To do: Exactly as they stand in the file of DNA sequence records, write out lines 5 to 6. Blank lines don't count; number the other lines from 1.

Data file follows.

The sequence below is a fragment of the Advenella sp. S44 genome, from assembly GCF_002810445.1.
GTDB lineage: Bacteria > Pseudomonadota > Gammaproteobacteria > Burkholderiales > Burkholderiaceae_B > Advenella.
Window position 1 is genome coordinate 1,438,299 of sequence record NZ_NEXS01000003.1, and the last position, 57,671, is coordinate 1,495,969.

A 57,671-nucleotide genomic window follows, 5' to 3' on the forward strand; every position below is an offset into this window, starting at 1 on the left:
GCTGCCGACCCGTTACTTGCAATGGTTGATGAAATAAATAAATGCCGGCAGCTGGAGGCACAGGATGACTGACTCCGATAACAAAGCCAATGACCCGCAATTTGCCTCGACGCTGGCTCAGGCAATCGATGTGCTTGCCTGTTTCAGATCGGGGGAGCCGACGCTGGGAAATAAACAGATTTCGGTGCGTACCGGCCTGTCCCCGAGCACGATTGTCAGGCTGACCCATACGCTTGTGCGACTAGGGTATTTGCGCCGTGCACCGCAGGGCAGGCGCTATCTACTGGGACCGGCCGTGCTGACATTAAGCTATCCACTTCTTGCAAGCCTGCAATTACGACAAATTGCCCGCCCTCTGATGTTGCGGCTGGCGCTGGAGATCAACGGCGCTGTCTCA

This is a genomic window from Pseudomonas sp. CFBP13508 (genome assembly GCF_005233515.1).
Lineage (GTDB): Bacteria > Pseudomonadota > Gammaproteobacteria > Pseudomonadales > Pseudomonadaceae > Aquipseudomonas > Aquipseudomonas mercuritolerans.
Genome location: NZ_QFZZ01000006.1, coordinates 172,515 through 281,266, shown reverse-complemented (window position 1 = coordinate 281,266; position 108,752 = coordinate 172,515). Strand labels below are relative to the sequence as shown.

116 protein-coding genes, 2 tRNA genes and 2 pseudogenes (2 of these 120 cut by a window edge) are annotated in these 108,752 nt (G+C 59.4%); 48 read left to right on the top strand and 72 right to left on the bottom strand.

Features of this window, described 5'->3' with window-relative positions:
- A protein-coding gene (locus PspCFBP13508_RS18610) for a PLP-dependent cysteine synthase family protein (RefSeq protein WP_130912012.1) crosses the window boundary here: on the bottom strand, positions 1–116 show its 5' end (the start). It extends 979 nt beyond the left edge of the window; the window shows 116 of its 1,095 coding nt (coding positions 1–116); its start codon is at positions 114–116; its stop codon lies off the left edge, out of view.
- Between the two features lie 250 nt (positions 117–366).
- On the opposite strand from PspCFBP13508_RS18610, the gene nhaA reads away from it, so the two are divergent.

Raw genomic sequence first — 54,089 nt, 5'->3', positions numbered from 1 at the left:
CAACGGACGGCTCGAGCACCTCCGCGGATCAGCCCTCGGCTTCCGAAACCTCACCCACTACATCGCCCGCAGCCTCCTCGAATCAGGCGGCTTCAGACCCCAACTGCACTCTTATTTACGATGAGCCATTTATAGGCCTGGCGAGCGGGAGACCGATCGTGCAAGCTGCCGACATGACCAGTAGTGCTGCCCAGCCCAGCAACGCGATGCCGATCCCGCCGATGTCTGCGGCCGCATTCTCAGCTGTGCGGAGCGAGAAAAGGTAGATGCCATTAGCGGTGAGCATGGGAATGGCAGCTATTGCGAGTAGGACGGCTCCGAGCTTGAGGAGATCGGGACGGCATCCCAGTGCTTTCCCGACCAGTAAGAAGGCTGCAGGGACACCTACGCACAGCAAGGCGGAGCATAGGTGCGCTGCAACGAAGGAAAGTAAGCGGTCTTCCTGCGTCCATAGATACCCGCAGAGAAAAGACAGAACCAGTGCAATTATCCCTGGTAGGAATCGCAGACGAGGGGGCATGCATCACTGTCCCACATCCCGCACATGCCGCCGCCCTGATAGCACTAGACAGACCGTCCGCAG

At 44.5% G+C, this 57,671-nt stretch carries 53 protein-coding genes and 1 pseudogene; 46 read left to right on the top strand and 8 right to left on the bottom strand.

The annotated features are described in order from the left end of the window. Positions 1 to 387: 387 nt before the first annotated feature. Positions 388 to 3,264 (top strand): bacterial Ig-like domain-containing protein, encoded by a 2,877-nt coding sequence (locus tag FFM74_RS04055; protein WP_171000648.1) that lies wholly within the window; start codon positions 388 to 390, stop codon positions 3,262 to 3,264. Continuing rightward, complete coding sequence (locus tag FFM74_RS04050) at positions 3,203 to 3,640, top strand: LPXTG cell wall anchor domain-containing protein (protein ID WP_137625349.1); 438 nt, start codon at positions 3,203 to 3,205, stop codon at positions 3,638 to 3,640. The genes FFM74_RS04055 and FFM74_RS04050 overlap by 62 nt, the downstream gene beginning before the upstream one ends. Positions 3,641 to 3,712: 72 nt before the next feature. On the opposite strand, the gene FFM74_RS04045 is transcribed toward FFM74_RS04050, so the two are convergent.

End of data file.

GCTGCCGACCCGTTACTTGCAATGGTTGATGAAATAAATAAATGCCGGCAGCTGGAGGCACAGGATGACTGACTCCGATAACAAAGCCAATGACCCGCAATTTGCCTCGACGCTGGCTCAGGCAATCGATGTGCTTGCCTGTTTCAGATCGGGGGAGCCGACGCTGGGAAATAAACAGATTTCGGTGCGTACCGGCCTGTCCCCGAGCACGATTGTCAGGCTGACCCATACGCTTGTGCGACTAGGGTATTTGCGCCGTGCACCGCAGGGCAGGCGCTATCTACTGGGACCGGCCGTGCTGACATTAAGCTATCCACTTCTTGCAAGCCTGCAATTACGACAAATTGCCCGCCCTCTGATGTTGCGGCTGGCGCTGGAGATCAACGGCGCTGTCTCA

This is a genomic window from Pseudomonas sp. CFBP13508 (genome assembly GCF_005233515.1).